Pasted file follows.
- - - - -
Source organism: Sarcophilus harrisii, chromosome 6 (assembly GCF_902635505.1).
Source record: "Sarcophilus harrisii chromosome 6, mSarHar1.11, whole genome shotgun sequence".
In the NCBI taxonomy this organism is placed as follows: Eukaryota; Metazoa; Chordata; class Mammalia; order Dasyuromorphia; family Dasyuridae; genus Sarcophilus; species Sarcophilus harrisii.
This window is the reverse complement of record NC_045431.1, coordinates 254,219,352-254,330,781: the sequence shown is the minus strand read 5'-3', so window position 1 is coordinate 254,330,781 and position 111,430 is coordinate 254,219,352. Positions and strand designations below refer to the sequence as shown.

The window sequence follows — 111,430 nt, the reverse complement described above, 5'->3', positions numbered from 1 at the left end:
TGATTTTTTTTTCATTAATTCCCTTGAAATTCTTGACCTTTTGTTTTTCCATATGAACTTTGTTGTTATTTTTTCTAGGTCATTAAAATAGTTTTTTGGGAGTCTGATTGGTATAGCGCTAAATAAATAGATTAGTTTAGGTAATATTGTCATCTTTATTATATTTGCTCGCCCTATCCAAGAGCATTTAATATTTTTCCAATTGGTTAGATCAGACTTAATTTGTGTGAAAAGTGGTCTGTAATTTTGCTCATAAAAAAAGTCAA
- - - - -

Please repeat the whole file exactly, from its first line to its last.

Source organism: Sarcophilus harrisii, chromosome 6 (assembly GCF_902635505.1).
Source record: "Sarcophilus harrisii chromosome 6, mSarHar1.11, whole genome shotgun sequence".
In the NCBI taxonomy this organism is placed as follows: Eukaryota; Metazoa; Chordata; class Mammalia; order Dasyuromorphia; family Dasyuridae; genus Sarcophilus; species Sarcophilus harrisii.
This window is the reverse complement of record NC_045431.1, coordinates 254,219,352-254,330,781: the sequence shown is the minus strand read 5'-3', so window position 1 is coordinate 254,330,781 and position 111,430 is coordinate 254,219,352. Positions and strand designations below refer to the sequence as shown.

The window sequence follows — 111,430 nt, the reverse complement described above, 5'->3', positions numbered from 1 at the left end:
TGATTTTTTTTTCATTAATTCCCTTGAAATTCTTGACCTTTTGTTTTTCCATATGAACTTTGTTGTTATTTTTTCTAGGTCATTAAAATAGTTTTTTGGGAGTCTGATTGGTATAGCGCTAAATAAATAGATTAGTTTAGGTAATATTGTCATCTTTATTATATTTGCTCGCCCTATCCAAGAGCATTTAATATTTTTCCAATTGGTTAGATCAGACTTAATTTGTGTGAAAAGTGGTCTGTAATTTTGCTCATAAAAAAAGTCAA